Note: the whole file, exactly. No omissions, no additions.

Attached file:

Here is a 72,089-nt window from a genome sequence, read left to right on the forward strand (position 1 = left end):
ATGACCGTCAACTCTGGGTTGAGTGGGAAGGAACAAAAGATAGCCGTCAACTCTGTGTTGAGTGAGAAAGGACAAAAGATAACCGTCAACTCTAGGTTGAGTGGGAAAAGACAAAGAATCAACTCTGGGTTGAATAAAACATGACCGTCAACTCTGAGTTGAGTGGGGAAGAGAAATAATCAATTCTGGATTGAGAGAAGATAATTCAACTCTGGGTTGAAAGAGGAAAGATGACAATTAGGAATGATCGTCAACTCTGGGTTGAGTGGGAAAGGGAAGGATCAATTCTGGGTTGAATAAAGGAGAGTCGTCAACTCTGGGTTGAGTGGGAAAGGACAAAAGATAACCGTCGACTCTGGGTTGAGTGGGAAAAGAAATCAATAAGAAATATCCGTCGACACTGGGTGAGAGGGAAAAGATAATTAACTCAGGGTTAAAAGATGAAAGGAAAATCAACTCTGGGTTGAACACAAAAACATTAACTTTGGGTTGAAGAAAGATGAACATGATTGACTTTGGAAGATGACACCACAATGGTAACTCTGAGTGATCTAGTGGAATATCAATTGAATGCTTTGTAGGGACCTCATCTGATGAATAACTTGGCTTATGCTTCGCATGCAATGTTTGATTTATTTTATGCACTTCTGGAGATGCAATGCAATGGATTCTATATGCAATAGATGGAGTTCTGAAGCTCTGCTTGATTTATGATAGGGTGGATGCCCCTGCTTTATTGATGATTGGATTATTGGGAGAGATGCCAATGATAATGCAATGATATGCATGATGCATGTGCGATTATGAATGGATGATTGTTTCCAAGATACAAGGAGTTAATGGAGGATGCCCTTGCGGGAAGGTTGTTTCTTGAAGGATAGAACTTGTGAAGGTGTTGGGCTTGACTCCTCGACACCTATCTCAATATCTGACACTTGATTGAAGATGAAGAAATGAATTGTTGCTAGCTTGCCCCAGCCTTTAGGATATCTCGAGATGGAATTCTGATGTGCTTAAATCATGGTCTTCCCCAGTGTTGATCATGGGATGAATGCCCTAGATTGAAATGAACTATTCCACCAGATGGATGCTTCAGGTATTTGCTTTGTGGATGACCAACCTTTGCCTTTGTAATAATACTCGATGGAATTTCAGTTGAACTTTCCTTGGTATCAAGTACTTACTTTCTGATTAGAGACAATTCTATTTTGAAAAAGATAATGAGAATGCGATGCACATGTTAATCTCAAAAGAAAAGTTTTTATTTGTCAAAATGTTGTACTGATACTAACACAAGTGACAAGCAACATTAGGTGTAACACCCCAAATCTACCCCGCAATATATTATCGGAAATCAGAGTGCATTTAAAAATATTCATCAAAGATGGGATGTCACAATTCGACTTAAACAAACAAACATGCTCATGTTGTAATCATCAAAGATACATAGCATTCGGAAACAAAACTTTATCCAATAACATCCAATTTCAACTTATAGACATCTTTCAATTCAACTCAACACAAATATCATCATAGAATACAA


Here is a 72,089-nt window from a genome sequence, read left to right on the forward strand (position 1 = left end):
ATGACCGTCAACTCTGGGTTGAGTGGGAAGGAACAAAAGATAGCCGTCAACTCTGTGTTGAGTGAGAAAGGACAAAAGATAACCGTCAACTCTAGGTTGAGTGGGAAAAGACAAAGAATCAACTCTGGGTTGAATAAAACATGACCGTCAACTCTGAGTTGAGTGGGGAAGAGAAATAATCAATTCTGGATTGAGAGAAGATAATTCAACTCTGGGTTGAAAGAGGAAAGATGACAATTAGGAATGATCGTCAACTCTGGGTTGAGTGGGAAAGGGAAGGATCAATTCTGGGTTGAATAAAGGAGAGTCGTCAACTCTGGGTTGAGTGGGAAAGGACAAAAGATAACCGTCGACTCTGGGTTGAGTGGGAAAAGAAATCAATAAGAAATATCCGTCGACACTGGGTGAGAGGGAAAAGATAATTAACTCAGGGTTAAAAGATGAAAGGAAAATCAACTCTGGGTTGAACACAAAAACATTAACTTTGGGTTGAAGAAAGATGAACATGATTGACTTTGGAAGATGACACCACAATGGTAACTCTGAGTGATCTAGTGGAATATCAATTGAATGCTTTGTAGGGACCTCATCTGATGAATAACTTGGCTTATGCTTCGCATGCAATGTTTGATTTATTTTATGCACTTCTGGAGATGCAATGCAATGGATTCTATATGCAATAGATGGAGTTCTGAAGCTCTGCTTGATTTATGATAGGGTGGATGCCCCTGCTTTATTGATGATTGGATTATTGGGAGAGATGCCAATGATAATGCAATGATATGCATGATGCATGTGCGATTATGAATGGATGATTGTTTCCAAGATACAAGGAGTTAATGGAGGATGCCCTTGCGGGAAGGTTGTTTCTTGAAGGATAGAACTTGTGAAGGTGTTGGGCTTGACTCCTCGACACCTATCTCAATATCTGACACTTGATTGAAGATGAAGAAATGAATTGTTGCTAGCTTGCCCCAGCCTTTAGGATATCTCGAGATGGAATTCTGATGTGCTTAAATCATGGTCTTCCCCAGTGTTGATCATGGGATGAATGCCCTAGATTGAAATGAACTATTCCACCAGATGGATGCTTCAGGTATTTGCTTTGTGGATGACCAACCTTTGCCTTTGTAATAATACTCGATGGAATTTCAGTTGAACTTTCCTTGGTATCAAGTACTTACTTTCTGATTAGAGACAATTCTATTTTGAAAAAGATAATGAGAATGCGATGCACATGTTAATCTCAAAAGAAAAGTTTTTATTTGTCAAAATGTTGTACTGATACTAACACAAGTGACAAGCAACATTAGGTGTAACACCCCAAATCTACCCCGCAATATATTATCGGAAATCAGAGTGCATTTAAAAATATTCATCAAAGATGGGATGTCACAATTCGACTTAAACAAACAAACATGCTCATGTTGTAATCATCAAAGATACATAGCATTCGGAAACAAAACTTTATCCAATAACATCCAATTTCAACTTATAGACATCTTTCAATTCAACTCAACACAAATATCATCATAGAATACAA